From New Dawn in Monrovia, another lack:
Ebola Survivors Lack Clothes
Health authorities at the Eternal Love Wins Africa or (ELWA) Hospital have disclosed that Ebola survivors leaving the treatment center do not have clothes to wear. Medical Director Dr. Jerry Brown, said nurses usually dress survivors in veils as they leave the hospital compound due to lack of clothes. Dr. Brown made the disclosure when the Citizens Organized for Transparency and Accountability (COPTA) presented items valued over US$5,000 to the ELWA Isolation Unit 2.
He appealed to well-meaning Liberians and NGOs to assist the unit with clothes for survivors to wear when leaving the hospital. But a non-governmental organization, Smile Liberia International, has promised to provide clothes for survivals returning home. An executive of the group, Ms. Fasiah Harris, said Smile Liberia in collaboration with COPTA will continue to provide needed services for Liberians.
COPTA is a local partner to Smile Liberia International and some Liberians working with the UN peacekeeping mission in the DRC. The project coordinator Christine Brooks-Jarrett said COPTA is an organization working to ensure a better Liberia in which leaders can be held accountable to the people in the discharge of their services.
National Geographic offers a reminder:
Doctors and Nurses Risk Everything to Fight Ebola in West Africa
- Foreign and local caregivers are essential to stopping the virus’s deadly spread
In two Land Rovers, one fitted out as an ambulance, a small team of humanitarian workers last week headed deep into Sierra Leone’s jungle. After hours on deeply rutted paths that could barely be called roads, they stopped at a village that had seen ten reported cases of Ebola.
With the consent of the village chief, the team fanned out across the community, asking at each hut if anyone was feeling ill or had made contact with the earlier patients. At one, they found a mother nursing a seven-month-old, even though she had experienced bouts of bloody diarrhea and a fever of 102°F—possible signs of Ebola. A quick conversation revealed that the mother had recently attended the same funeral as the ten patients.
The aid workers knew right away they had to get the woman away from her village. It would improve her chances of recovery, even though those chances hovered at only about 30 percent. And it would protect her baby and husband, and the entire community, because Ebola is easily passed through bodily fluids such as diarrhea, vomit, and blood.
BBC News updates:
British Ebola patient ‘pretty well’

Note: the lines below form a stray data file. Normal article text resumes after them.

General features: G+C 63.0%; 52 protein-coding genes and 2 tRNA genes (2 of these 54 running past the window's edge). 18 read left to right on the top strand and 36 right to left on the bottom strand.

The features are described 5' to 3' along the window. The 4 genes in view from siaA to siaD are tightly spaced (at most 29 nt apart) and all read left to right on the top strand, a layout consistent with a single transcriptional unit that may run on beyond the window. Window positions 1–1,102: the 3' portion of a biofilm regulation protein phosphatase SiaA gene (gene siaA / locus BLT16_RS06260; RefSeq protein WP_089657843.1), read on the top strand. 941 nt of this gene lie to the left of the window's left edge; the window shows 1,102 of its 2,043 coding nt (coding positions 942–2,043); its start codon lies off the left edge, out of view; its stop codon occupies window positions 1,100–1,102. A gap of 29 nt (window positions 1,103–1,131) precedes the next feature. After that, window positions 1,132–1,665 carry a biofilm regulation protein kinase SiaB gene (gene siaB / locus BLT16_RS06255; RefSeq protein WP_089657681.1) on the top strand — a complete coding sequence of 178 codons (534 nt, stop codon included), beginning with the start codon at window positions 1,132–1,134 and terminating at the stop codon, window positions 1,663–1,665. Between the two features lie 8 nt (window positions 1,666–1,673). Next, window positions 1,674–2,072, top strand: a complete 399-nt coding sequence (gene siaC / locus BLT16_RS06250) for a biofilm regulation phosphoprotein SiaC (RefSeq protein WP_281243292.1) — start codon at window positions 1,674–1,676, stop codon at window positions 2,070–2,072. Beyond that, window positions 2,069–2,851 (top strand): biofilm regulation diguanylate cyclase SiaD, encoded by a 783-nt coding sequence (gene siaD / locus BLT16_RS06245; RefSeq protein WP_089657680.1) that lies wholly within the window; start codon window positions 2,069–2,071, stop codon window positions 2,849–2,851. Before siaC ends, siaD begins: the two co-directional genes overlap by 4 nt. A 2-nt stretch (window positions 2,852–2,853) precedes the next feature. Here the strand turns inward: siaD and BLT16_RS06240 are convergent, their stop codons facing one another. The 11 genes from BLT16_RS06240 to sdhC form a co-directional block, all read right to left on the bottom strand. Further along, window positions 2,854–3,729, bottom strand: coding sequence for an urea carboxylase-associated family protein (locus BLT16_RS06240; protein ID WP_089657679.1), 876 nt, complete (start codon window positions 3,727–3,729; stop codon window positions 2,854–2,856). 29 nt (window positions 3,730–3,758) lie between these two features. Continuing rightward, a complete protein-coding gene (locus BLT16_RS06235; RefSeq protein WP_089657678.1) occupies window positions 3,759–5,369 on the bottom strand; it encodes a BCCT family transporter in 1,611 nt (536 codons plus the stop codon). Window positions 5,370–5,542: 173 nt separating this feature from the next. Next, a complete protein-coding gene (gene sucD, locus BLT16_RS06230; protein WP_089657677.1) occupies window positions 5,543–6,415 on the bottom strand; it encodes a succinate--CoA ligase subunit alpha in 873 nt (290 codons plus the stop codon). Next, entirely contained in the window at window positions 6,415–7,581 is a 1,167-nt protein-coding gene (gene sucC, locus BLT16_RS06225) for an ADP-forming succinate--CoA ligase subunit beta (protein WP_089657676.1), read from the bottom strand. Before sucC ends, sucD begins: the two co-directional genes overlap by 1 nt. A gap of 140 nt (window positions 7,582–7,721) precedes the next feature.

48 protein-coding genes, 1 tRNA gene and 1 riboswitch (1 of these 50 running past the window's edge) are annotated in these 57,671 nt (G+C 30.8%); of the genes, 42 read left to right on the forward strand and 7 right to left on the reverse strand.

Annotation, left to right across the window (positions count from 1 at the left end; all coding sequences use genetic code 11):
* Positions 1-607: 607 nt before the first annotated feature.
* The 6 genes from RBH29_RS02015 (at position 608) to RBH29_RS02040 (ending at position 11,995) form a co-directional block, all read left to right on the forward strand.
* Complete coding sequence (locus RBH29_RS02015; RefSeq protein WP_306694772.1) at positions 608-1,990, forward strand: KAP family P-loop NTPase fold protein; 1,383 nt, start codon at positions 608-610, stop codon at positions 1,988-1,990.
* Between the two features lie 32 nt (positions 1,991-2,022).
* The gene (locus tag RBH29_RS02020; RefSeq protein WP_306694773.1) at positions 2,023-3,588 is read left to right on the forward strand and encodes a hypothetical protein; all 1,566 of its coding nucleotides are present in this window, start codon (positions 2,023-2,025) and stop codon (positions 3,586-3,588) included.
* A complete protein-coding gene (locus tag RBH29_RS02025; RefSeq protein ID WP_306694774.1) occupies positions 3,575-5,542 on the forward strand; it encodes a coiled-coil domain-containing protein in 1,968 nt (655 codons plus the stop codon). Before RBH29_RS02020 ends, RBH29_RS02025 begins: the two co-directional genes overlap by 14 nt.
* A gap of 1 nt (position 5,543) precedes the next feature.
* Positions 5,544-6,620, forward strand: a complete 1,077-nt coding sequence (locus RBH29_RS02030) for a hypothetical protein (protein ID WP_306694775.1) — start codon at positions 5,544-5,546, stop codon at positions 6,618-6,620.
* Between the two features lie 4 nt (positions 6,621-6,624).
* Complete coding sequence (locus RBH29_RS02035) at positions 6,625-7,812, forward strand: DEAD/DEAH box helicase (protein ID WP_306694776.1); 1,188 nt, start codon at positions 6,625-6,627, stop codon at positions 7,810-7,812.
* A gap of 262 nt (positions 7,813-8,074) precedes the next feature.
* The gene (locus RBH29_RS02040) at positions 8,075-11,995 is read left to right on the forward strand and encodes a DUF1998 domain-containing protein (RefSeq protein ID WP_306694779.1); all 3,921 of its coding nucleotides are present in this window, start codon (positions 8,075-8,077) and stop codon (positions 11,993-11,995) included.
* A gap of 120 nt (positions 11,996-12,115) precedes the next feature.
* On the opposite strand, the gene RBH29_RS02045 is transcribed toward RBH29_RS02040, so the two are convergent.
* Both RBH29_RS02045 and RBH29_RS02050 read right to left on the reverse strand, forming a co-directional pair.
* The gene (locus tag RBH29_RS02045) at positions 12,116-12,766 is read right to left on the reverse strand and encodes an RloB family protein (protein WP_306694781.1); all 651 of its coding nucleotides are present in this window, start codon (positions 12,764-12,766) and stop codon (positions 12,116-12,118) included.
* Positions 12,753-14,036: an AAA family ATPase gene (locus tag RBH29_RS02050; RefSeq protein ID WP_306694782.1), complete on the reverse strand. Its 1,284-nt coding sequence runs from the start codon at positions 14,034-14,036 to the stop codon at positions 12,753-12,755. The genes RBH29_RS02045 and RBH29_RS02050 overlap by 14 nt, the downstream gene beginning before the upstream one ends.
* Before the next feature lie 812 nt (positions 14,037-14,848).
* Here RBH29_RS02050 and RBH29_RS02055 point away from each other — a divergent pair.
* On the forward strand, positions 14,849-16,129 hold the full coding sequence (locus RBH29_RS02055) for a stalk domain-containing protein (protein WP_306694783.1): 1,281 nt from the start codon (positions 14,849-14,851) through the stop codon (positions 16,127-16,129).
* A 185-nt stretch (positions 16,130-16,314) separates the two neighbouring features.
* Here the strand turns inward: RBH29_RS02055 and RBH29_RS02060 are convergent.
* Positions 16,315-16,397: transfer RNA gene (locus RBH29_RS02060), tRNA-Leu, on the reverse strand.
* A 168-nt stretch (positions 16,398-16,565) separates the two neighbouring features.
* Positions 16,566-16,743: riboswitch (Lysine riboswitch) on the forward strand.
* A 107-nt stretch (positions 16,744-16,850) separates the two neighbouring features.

The parents of the first British person to contract Ebola during the outbreak in West Africa say he is recovering well.
William Pooley, 29, has spent the last week in a special isolation unit at Royal Free Hospital in London.
His parents, Robin and Jackie, say they knew he was improving when he ordered a “bacon butty” and praised the “world class” care at the hospital.
More than 1,500 people have died since the outbreak started in Guinea.
From the Wall Street Journal, a clearance:
Stockholm Patient Does Not Have Ebola
But Test Results Awaited on Another Suspected Case in Spain
Tests results have shown that a man who was hospitalized in Sweden on Sunday as a suspected Ebola case isn’t carrying the potentially deadly virus, Stockholm County Council health officials said in a news release on Monday.
An unidentified young man sought treatment for high fever and stomach pains at a local health clinic in Stockholm on Sunday evening.
After medical staff learned that he had recently visited a West African country affected by the Ebola virus, he was transferred to medical isolation at Stockholm’s Karolinska University Hospital.
ABC News initiates:
Human Trial for Ebola Vaccine to Begin This Week
The first human trial for an investigational Ebola vaccine is set to begin this week.
The ongoing Ebola outbreak in West Africa prompted the National Institutes of Health to expedite safety testing for several vaccines already in the works. Since March, the deadly virus has killed 1,552 people, according to the World Health Organization, which predicted last week that the virus could infect 20,000 people in the next six months.
An Ebola vaccine is different from the experimental Ebola drug ZMapp, which two Americans received last month and is designed to treat an existing Ebola infection rather than prevent one.